The unique, space-age design of the steering wheel in the all-new Ford GT supercar wasn’t influenced by the sorts of things you’d expect: the wheel in an F1 race car, for example, or the controls in a fighter jet’s cockpit.
Rather, Ford Performance Director Dave Wozniak revealed in a recent interview that the Ford GT’s till was inspired by a children’s toy: Hasbro’s Bop It Extreme™, released in 1998.
“At its heart, Ford Performance will always be about fun,” Wozniak said. “And when you go about trying to design the ultimate performance machine – the ultimate fun machine – you have to look at how the driver will engage with the interfaces in the cockpit. Obviously, the steering wheel is a big part of that.”
He paused to hop off the trampoline at Ford’s Dearborn headquarters and catch his breath before continuing: “So we looked at sort of what were the most fun interfaces that we– that the GT team could recall experiencing, and Bop It Extreme™ just, you know, it was obvious that that was some of the best fun our engineers had had growing up.”
Hasbro’s Bop It Extreme™ was a battery-powered toy, shaped approximately like a wheel, that – when activated – would issue vocal commands to the player that he or she would have to quickly follow. The commands included “Bop it!”, “Twist it!”, and “Pull it!”, all of which were featured on the earlier Bop It™ game, plus two new commands: “Flick It!” and “Spin It!”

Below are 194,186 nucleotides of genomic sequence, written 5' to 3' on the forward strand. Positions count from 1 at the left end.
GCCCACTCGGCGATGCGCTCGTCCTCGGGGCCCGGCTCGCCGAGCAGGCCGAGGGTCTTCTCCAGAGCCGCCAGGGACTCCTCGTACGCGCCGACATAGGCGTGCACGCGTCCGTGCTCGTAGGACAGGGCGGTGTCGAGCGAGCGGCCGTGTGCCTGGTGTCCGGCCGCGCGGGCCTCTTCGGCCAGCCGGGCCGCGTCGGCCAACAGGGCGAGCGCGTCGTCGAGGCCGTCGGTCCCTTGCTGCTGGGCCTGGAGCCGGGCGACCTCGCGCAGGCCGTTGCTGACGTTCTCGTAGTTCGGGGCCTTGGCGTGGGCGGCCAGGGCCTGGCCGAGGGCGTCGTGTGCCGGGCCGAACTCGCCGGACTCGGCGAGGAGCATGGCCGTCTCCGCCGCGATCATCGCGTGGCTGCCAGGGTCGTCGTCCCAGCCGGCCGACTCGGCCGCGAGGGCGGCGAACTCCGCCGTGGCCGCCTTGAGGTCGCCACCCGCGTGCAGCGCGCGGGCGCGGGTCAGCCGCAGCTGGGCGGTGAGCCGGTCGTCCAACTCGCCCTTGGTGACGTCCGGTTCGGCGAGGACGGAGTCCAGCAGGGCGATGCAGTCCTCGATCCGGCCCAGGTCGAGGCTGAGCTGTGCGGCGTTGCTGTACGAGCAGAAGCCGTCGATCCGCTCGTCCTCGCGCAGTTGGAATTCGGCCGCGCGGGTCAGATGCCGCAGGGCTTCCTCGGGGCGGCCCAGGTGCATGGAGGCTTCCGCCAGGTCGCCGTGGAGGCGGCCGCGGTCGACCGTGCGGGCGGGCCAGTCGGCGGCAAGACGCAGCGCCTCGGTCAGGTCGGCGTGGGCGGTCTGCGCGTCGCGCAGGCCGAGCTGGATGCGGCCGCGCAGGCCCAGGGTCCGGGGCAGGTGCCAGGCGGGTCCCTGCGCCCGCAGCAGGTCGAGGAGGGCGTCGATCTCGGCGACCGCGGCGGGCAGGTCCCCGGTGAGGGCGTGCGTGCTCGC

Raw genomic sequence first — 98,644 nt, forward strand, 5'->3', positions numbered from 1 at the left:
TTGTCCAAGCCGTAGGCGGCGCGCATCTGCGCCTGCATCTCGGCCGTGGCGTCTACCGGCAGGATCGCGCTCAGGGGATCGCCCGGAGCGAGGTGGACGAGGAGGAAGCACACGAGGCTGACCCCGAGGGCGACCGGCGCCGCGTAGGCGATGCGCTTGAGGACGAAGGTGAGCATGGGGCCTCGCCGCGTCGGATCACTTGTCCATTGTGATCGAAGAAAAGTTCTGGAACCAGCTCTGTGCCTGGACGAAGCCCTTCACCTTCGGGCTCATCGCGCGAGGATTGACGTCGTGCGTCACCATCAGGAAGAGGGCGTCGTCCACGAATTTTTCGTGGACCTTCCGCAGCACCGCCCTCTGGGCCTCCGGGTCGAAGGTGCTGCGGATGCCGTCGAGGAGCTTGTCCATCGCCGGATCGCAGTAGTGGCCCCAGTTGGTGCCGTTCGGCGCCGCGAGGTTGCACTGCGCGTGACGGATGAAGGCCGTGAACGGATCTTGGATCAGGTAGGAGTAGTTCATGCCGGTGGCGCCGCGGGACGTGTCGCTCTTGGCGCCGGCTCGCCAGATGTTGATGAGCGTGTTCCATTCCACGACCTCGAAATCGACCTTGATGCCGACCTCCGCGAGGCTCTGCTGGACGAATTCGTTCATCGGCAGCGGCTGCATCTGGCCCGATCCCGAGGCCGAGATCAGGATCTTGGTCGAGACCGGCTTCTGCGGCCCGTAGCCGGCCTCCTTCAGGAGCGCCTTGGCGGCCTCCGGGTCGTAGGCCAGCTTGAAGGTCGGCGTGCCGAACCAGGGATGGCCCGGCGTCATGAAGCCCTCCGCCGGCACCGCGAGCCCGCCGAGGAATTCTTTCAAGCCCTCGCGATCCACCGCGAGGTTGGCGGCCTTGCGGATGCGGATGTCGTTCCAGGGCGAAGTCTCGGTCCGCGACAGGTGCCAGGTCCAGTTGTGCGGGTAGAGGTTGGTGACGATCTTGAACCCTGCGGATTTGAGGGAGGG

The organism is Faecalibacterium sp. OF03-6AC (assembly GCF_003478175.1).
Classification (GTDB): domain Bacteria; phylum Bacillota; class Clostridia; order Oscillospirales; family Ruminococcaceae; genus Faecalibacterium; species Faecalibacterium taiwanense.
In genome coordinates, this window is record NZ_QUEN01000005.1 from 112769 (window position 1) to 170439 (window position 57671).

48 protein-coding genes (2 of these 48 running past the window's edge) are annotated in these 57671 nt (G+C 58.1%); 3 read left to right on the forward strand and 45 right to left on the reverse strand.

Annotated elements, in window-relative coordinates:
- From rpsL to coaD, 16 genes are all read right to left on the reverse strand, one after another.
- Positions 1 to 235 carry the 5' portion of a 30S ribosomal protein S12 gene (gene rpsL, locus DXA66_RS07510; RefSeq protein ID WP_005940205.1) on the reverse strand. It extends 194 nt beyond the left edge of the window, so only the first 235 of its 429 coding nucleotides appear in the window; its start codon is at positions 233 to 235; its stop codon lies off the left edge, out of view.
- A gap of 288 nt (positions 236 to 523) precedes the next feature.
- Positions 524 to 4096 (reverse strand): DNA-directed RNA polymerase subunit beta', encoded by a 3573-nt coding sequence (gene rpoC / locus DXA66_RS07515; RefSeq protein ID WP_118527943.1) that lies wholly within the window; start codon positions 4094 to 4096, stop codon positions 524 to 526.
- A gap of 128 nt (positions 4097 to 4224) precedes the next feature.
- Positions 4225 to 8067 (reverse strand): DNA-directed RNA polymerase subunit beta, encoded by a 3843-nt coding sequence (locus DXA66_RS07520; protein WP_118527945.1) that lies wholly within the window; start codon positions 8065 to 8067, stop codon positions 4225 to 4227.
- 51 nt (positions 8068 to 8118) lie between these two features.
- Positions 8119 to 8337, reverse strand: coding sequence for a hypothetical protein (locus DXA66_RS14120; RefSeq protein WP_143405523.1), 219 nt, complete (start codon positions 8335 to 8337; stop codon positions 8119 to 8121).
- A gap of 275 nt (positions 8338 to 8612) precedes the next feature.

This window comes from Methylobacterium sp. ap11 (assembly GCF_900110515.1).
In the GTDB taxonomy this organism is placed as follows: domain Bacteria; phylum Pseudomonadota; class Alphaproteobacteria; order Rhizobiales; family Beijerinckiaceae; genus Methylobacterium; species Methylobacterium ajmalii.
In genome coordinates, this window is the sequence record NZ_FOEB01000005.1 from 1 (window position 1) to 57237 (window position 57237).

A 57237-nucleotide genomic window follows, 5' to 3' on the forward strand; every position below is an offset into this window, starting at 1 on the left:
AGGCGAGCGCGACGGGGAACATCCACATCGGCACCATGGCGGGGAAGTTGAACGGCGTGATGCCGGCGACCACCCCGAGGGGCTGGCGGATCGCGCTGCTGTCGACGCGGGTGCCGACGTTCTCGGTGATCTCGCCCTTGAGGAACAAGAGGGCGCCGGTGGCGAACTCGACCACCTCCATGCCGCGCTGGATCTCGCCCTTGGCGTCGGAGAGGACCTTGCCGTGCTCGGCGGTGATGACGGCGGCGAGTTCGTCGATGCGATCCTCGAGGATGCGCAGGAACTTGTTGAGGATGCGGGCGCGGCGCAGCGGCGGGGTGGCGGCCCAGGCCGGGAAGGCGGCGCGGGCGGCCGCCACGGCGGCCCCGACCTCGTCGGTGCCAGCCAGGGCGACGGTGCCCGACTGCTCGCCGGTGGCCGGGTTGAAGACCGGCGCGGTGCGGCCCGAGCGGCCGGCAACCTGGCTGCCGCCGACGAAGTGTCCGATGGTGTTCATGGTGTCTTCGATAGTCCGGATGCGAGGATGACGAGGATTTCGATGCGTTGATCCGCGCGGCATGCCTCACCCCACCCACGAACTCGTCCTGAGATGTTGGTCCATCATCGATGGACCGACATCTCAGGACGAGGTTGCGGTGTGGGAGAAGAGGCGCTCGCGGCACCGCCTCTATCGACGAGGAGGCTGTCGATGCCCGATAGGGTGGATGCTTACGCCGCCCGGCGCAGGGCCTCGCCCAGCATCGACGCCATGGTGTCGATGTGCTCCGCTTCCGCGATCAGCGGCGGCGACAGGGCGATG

“So if you look at the steering wheel in Ford GT, you see we have this complex array of buttons, dials, toggle switches, and that all contributes to this frenetic sense– what we call the ‘buzz’ of driving it,” says Wozniak. “It’s just another way that the car – with this piece of equipment that you use every time you drive it – sort of draws you in and makes sure you’re at the peak level of engagement, from the time you take off to the time that you put it in park.”
Of course, one might argue that the price of failure while playing Bop It Extreme™ – being mocked by a prerecorded message – is far less than that while driving the 2017 Ford GT. The supercar costs approximately $450,000 in the United States, while the value of the human lives within is literally incalculable.
We pointed this out to the Ford Performance Director. “Right, well of course we have a warning message that appears on the digital dash at startup saying that the driver shouldn’t use the steering wheel unless they’re on the track.“